Sometimes you don’t want your event handler to be called unless some criteria is met first. You could do this by putting a guard condition in the handling method, but from a testability and separation of concerns perspective, that should happen outside of the method that is focused on handling the event. So Prism PubSubEvents lets you pass a filter criteria, in the form of a Predicate<T> delegate (which is equivalent to a Func<T,bool> delegate). You can do that by passing a full delegate reference to a method that takes in the payload type and returns a bool, or you can pass a lambda expression directly to the Subscribe method.

So for our example, if we want to show a warning on the screen if the count of items in the shopping cart exceeds 10, we can do the subscription like this:

   1: _EventAggregator.GetEvent<ShoppingCartChangedEvent>().Subscribe(
   2:     HandleShoppingCartUpdateFiltered,
   3:     ThreadOption.UIThread, false, (cart) => cart.Count > 10);

HandleShoppingCartUpdateFiltered just sets a property that causes a warning to show. But that won’t be called unless the filter criteria (cart.Count > 10) is met.


In this article, I showed you how simple PubSubEvents in Prism are to use. You saw that once you have a reference to the IEventAggregator in the publisher and subscriber, it is one line of code to publish, one line of code to subscribe, and effectively one line of code to define the event itself. On the subscriber side you have the options of not using weak references (which it does by default), controlling the thread you are notified on, and passing a filter condition that gets evaluated and must pass (return true) before the handling method is called. The publish and subscribe methods are strongly typed based on the payload type specified by the event class.

This allows you to have communications between ViewModels or between repositories and other client side services without needing to pass explicit references between them – meaning more loose coupling in your architecture.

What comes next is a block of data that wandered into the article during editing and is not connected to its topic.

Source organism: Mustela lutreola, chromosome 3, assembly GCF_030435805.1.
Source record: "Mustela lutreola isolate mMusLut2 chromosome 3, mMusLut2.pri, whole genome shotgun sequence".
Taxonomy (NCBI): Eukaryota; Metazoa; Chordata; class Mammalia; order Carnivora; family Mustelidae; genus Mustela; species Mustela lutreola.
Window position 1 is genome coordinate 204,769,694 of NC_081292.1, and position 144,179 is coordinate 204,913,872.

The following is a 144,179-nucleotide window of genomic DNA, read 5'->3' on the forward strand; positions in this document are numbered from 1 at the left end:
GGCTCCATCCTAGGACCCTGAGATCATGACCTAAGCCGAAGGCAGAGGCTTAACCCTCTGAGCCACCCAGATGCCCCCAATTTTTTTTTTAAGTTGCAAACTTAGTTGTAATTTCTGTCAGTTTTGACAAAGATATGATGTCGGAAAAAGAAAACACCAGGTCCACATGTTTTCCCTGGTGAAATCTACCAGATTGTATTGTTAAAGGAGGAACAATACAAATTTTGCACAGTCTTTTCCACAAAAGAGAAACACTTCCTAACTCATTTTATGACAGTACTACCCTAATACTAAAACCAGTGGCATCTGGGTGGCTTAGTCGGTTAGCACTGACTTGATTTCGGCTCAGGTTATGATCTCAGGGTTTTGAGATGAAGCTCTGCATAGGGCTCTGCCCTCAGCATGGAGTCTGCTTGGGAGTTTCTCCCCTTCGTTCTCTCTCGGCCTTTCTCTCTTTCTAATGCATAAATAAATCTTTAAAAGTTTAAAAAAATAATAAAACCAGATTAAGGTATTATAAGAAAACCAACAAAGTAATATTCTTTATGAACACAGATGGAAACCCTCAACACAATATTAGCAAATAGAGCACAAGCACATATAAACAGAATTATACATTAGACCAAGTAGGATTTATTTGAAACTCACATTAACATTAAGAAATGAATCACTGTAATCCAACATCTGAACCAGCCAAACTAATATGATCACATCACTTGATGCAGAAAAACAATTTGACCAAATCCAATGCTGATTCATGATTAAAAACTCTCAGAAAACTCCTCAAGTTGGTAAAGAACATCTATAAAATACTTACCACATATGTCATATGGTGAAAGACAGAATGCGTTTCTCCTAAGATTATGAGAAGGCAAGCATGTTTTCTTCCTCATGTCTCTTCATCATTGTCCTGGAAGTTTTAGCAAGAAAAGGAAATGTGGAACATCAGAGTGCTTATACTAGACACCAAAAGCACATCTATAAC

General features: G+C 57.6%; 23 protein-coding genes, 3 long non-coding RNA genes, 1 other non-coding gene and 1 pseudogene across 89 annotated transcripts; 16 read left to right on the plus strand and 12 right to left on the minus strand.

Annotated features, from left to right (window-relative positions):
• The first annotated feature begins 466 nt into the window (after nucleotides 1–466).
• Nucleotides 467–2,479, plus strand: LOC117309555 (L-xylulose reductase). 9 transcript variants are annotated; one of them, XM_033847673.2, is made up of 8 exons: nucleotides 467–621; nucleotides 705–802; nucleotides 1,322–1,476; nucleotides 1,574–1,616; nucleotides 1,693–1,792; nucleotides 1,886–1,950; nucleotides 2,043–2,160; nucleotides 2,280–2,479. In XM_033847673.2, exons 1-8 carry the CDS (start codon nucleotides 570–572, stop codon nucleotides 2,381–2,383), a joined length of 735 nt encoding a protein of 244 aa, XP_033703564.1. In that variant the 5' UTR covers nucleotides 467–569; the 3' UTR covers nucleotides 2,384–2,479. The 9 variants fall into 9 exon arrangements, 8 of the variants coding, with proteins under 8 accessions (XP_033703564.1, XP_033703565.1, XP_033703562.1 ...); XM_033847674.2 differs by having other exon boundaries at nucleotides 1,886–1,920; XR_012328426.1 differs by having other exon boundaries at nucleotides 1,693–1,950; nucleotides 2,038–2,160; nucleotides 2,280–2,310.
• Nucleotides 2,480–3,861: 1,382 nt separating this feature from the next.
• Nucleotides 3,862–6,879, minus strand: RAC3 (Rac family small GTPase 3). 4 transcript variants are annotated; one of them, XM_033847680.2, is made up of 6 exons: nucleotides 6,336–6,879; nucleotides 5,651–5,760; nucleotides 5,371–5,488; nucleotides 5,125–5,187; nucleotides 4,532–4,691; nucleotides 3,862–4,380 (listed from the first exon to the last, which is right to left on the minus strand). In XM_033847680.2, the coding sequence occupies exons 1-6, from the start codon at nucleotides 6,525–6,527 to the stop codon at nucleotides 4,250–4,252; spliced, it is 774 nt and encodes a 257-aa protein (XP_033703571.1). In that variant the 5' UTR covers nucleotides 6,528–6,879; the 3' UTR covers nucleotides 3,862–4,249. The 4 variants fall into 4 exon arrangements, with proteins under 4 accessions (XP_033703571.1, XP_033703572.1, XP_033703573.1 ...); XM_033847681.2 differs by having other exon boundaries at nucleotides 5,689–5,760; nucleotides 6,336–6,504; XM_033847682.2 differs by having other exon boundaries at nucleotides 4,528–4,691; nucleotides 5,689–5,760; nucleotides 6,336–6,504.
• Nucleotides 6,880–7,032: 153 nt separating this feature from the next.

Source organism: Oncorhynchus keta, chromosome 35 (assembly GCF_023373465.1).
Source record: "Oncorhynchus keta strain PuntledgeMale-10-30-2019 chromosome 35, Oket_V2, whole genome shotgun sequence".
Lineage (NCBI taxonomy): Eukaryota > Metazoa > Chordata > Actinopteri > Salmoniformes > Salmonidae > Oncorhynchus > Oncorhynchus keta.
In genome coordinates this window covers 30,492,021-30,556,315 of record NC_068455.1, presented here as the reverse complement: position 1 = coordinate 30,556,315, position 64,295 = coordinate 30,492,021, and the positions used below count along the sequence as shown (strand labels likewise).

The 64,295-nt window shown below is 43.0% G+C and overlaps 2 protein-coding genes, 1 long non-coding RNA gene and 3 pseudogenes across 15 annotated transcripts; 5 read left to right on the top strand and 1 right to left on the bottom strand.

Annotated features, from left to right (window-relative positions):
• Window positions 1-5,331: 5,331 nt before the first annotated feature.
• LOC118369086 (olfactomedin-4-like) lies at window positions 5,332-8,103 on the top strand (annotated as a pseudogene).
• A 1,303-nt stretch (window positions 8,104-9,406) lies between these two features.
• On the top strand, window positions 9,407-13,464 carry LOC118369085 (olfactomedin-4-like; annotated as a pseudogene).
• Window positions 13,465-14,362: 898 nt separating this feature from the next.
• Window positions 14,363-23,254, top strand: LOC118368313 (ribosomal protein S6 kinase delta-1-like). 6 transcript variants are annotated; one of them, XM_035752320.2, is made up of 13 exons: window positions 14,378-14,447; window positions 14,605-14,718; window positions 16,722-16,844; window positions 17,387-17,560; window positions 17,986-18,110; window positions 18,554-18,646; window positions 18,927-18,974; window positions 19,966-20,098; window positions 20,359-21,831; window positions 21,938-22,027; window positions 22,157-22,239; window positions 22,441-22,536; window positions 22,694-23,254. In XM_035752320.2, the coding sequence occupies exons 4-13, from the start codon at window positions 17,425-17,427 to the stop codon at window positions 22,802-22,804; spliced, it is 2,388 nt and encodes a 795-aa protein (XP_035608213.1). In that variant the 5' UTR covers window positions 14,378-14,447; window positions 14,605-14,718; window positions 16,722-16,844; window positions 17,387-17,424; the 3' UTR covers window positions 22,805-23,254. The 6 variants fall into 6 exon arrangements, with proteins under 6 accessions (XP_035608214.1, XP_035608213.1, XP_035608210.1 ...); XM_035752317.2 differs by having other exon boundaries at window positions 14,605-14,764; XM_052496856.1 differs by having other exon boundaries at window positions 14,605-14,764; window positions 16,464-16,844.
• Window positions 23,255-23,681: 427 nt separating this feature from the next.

About the Author:

Brian Noyes is CTO of Solliance (www.solliance.net), a software development company offering Architecture as a Service, end-to-end product development, technology consulting and training. Brian is a Microsoft Regional Director and MVP, Pluralsight author, and speaker at conferences worldwide.  Brian worked directly on the Prism team with Microsoft patterns and practices. Brian got started programming as a hobby while flying F-14 Tomcats in the U.S. Navy, later turning his passion for code into his current career. You can contact Brian through his blog at http://briannoyes.net/ or on Twitter @briannoyes.



  • RohitSharma

    Re: WinRT Business Apps with Prism: PubSubEvents

    posted by RohitSharma on May 21, 2013 17:06

    Some people rate EventAggregator as anti-pattern, it can be abused as well, see https://groups.google.com/forum/?fromgroups#!topic/wpf-disciples/8_hWnG_rW_4 and an alternate implementation to EA http://www.codeproject.com/KB/WPF/ServiceTrees.aspx

  • RohitSharma

    Re: WinRT Business Apps with Prism: PubSubEvents

    posted by RohitSharma on May 21, 2013 17:07

    Sorry forgot to point out the main link explaining why this is an anti pattern http://dkturner.blogspot.com/2010/06/global-events-considered-harmful.html




  • RohitSharma

    Re: WinRT Business Apps with Prism: PubSubEvents

    posted by RohitSharma on May 21, 2013 17:08

    I am feeling embarrassed, i see it was your student who came up with this idea :).